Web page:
According to reports, law enforcement will stop patrolling the consulate facilities in the Latvian cities of Liepaja and Daugavpils.
Liepaja and Daugavpils' Russian consulate facilities will no longer be guarded by Latvian police, according to a report from the nation's LETA news agency on Saturday.
The Foreign Ministry has instructed police that they are no longer obligated to secure the consulates, albeit the change must be approved by the government.
In April, Latvia ordered that Moscow close both operations and have all employees depart by the 30th of that month. The choice was made "in solidarity with Ukraine," according to the nation's foreign ministry.
Outside the Russian embassies in Latvia, protests have been staged in opposition to Moscow's military campaign against Ukraine, which began in late February. A protester daubed the Russian Embassy building in Riga with red paint in April.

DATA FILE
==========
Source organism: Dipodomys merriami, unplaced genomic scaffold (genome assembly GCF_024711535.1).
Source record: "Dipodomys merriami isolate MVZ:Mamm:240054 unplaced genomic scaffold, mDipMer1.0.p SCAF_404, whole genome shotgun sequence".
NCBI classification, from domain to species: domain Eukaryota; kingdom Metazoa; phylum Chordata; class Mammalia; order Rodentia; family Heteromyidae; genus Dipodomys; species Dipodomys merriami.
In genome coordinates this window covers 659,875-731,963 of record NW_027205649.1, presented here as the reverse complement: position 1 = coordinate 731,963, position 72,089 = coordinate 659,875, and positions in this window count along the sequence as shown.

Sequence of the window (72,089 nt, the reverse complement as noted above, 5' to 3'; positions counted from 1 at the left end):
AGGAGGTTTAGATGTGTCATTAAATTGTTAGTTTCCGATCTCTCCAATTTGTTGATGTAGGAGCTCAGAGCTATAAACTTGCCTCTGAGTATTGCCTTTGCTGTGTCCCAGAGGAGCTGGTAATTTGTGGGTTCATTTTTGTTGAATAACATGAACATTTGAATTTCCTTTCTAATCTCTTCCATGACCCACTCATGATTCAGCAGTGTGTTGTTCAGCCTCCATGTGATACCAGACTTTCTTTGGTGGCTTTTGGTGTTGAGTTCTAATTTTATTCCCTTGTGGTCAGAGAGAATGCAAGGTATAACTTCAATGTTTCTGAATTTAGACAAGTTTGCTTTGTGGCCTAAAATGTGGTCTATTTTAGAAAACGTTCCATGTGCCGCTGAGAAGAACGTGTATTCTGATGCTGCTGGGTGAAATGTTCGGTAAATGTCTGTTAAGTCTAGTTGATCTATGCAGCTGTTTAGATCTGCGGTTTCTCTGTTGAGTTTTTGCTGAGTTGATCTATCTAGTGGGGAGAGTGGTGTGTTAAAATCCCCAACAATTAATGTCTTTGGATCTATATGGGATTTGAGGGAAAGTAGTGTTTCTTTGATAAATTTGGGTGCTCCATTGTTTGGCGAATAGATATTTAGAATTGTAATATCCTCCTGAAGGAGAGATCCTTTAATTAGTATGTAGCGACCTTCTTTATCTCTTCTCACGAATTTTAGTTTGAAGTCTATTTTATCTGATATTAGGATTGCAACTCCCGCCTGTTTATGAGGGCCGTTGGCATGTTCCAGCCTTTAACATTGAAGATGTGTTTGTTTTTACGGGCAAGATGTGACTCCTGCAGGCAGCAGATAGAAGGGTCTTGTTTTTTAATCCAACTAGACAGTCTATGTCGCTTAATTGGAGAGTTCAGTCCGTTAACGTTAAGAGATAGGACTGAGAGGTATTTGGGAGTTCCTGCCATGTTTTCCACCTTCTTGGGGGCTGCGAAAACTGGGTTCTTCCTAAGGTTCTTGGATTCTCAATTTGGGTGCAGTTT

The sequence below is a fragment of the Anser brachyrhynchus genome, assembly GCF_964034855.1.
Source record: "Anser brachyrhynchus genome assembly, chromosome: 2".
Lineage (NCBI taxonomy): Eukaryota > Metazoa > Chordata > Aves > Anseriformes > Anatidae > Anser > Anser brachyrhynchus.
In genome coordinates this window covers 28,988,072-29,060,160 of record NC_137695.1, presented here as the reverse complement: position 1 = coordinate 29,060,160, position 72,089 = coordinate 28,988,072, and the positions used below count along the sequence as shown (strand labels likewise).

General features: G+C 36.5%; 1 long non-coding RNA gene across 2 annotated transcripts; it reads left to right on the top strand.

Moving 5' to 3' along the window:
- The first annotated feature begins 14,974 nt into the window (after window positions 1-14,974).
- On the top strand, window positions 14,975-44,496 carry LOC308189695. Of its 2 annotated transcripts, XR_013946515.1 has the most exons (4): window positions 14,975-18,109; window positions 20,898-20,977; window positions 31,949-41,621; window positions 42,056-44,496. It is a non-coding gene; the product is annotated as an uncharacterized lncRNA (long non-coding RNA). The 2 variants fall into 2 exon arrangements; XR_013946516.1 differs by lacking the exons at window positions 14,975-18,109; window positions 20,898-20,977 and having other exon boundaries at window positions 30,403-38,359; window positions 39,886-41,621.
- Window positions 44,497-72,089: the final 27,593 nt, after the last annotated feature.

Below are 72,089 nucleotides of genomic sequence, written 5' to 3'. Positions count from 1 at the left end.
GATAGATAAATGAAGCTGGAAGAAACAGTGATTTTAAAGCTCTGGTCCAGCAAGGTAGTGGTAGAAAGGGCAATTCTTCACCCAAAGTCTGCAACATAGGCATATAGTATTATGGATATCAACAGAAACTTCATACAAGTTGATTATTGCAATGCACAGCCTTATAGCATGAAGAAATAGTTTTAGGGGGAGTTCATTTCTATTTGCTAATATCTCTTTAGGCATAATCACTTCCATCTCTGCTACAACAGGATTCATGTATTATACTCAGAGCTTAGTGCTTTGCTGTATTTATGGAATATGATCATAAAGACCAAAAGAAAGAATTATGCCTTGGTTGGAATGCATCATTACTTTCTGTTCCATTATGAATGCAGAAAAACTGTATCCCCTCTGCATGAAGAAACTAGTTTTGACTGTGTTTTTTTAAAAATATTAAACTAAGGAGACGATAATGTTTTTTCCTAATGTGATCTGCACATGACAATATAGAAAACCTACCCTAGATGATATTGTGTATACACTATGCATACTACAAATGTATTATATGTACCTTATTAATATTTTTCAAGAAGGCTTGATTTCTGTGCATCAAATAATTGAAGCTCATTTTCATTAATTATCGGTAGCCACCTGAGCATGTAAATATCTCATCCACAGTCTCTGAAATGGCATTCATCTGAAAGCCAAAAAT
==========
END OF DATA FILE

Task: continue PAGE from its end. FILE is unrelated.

As of last week, Latvia no longer granted Russian visa requests, except for those who wanted to enter "to attend the funeral of a close family." The State Security Service (VDD), according to Latvian media, declared that Latvian authorities were stepping up security measures and accused Moscow of pursuing "an increasingly aggressive foreign strategy against Western countries."
In April, Russia retaliated against the expulsion of diplomats from the Baltic republics by requesting that Latvia close its consulates in St. Petersburg and Pskov. According to a statement released at the time by the Russian Foreign Ministry, the choice was taken "by the concept of reciprocity."
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